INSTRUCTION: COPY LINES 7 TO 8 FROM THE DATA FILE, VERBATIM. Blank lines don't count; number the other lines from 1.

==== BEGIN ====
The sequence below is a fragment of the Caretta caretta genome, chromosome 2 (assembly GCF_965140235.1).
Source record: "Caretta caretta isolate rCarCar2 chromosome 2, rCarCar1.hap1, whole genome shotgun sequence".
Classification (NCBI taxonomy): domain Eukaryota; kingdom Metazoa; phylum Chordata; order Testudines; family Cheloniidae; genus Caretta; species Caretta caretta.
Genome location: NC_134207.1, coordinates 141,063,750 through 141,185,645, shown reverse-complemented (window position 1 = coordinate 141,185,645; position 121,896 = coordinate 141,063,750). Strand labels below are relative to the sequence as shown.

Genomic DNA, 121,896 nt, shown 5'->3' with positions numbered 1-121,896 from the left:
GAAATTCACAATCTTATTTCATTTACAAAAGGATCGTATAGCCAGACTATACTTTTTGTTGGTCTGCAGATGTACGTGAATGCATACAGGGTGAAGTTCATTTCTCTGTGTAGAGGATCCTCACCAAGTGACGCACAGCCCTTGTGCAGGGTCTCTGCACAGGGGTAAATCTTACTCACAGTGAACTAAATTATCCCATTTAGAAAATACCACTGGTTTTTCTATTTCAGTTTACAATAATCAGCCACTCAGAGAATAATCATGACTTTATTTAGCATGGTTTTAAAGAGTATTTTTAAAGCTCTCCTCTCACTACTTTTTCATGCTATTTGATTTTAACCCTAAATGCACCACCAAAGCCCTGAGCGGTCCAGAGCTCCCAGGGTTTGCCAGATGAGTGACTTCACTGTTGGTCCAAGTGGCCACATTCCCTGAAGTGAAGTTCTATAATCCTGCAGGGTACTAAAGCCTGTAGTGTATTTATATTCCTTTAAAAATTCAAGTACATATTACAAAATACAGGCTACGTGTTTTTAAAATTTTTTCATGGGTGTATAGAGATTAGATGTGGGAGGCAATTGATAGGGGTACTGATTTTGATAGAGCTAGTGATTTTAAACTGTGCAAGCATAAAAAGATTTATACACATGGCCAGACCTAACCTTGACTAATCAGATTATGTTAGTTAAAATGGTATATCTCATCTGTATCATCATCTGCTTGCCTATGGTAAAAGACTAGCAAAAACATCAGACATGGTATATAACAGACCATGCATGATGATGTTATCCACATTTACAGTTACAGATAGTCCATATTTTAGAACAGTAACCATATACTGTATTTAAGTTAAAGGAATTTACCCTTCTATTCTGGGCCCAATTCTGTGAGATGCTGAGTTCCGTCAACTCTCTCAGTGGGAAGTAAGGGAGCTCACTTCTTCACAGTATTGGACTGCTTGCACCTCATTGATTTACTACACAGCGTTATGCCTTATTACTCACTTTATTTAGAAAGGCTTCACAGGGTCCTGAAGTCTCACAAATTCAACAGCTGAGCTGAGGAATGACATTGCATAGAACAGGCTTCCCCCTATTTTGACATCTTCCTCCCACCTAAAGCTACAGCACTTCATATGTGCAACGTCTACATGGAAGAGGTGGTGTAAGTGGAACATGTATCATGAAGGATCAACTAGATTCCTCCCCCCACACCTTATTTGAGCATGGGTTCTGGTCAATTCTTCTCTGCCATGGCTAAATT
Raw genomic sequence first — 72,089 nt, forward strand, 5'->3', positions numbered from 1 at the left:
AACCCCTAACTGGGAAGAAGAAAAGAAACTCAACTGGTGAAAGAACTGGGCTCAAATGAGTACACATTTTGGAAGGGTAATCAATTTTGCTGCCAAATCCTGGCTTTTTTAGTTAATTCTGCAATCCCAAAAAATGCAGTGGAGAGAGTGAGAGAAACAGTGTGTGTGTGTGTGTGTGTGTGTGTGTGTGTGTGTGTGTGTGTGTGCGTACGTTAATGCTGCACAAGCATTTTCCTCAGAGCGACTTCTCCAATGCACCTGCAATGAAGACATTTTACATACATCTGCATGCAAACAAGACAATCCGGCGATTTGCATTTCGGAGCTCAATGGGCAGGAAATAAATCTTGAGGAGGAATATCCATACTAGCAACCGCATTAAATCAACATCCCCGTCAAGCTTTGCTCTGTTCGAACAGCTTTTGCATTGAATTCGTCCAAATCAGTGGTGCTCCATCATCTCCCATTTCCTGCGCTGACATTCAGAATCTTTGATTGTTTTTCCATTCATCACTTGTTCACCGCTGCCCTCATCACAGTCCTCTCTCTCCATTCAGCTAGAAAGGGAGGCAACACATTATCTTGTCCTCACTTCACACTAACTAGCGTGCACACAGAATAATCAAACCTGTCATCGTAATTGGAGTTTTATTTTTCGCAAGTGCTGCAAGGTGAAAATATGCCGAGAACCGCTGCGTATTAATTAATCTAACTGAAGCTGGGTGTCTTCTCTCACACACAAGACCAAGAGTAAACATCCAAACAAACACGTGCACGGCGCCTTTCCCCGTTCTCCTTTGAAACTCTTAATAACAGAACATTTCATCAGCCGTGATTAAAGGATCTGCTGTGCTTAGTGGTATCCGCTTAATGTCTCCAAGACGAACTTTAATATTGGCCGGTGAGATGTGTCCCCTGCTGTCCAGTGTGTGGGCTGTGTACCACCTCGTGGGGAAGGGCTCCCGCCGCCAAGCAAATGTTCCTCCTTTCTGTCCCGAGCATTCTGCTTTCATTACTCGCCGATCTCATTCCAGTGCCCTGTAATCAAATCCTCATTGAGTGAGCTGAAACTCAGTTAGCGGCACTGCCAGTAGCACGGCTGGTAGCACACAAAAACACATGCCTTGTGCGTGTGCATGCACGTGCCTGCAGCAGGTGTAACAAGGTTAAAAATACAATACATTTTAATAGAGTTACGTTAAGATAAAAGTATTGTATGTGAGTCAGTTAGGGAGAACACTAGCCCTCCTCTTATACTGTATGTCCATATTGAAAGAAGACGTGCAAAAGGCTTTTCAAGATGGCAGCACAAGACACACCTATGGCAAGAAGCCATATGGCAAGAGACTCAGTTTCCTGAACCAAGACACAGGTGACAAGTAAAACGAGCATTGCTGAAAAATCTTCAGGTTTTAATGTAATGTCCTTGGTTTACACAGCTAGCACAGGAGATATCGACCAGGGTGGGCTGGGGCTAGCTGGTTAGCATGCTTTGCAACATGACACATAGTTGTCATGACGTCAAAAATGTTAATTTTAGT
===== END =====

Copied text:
Raw genomic sequence first — 72,089 nt, forward strand, 5'->3', positions numbered from 1 at the left:
AACCCCTAACTGGGAAGAAGAAAAGAAACTCAACTGGTGAAAGAACTGGGCTCAAATGAGTACACATTTTGGAAGGGTAATCAATTTTGCTGCCAAATCCTGGCTTTTTTAGTTAATTCTGCAATCCCAAAAAATGCAGTGGAGAGAGTGAGAGAAACAGTGTGTGTGTGTGTGTGTGTGTGTGTGTGTGTGTGTGTGTGTGTGTGCGTACGTTAATGCTGCACAAGCATTTTCCTCAGAGCGACTTCTCCAATGCACCTGCAATGAAGACATTTTACATACATCTGCATGCAAACAAGACAATCCGGCGATTTGCATTTCGGAGCTCAATGGGCAGGAAATAAATCTTGAGGAGGAATATCCATACTAGCAACCGCATTAAATCAACATCCCCGTCAAGCTTTGCTCTGTTCGAACAGCTTTTGCATTGAATTCGTCCAAATCAGTGGTGCTCCATCATCTCCCATTTCCTGCGCTGACATTCAGAATCTTTGATTGTTTTTCCATTCATCACTTGTTCACCGCTGCCCTCATCACAGTCCTCTCTCTCCATTCAGCTAGAAAGGGAGGCAACACATTATCTTGTCCTCACTTCACACTAACTAGCGTGCACACAGAATAATCAAACCTGTCATCGTAATTGGAGTTTTATTTTTCGCAAGTGCTGCAAGGTGAAAATATGCCGAGAACCGCTGCGTATTAATTAATCTAACTGAAGCTGGGTGTCTTCTCTCACACACAAGACCAAGAGTAAACATCCAAACAAACACGTGCACGGCGCCTTTCCCCGTTCTCCTTTGAAACTCTTAATAACAGAACATTTCATCAGCCGTGATTAAAGGATCTGCTGTGCTTAGTGGTATCCGCTTAATGTCTCCAAGACGAACTTTAATATTGGCCGGTGAGATGTGTCCCCTGCTGTCCAGTGTGTGGGCTGTGTACCACCTCGTGGGGAAGGGCTCCCGCCGCCAAGCAAATGTTCCTCCTTTCTGTCCCGAGCATTCTGCTTTCATTACTCGCCGATCTCATTCCAGTGCCCTGTAATCAAATCCTCATTGAGTGAGCTGAAACTCAGTTAGCGGCACTGCCAGTAGCACGGCTGGTAGCACACAAAAACACATGCCTTGTGCGTGTGCATGCACGTGCCTGCAGCAGGTGTAACAAGGTTAAAAATACAATACATTTTAATAGAGTTACGTTAAGATAAAAGTATTGTATGTGAGTCAGTTAGGGAGAACACTAGCCCTCCTCTTATACTGTATGTCCATATTGAAAGAAGACGTGCAAAAGGCTTTTCAAGATGGCAGCACAAGACACACCTATGGCAAGAAGCCATATGGCAAGAGACTCAGTTTCCTGAACCAAGACACAGGTGACAAGTAAAACGAGCATTGCTGAAAAATCTTCAGGTTTTAATGTAATGTCCTTGGTTTACACAGCTAGCACAGGAGATATCGACCAGGGTGGGCTGGGGCTAGCTGGTTAGCATGCTTTGCAACATGACACATAGTTGTCATGACGTCAAAAATGTTAATTTTAGT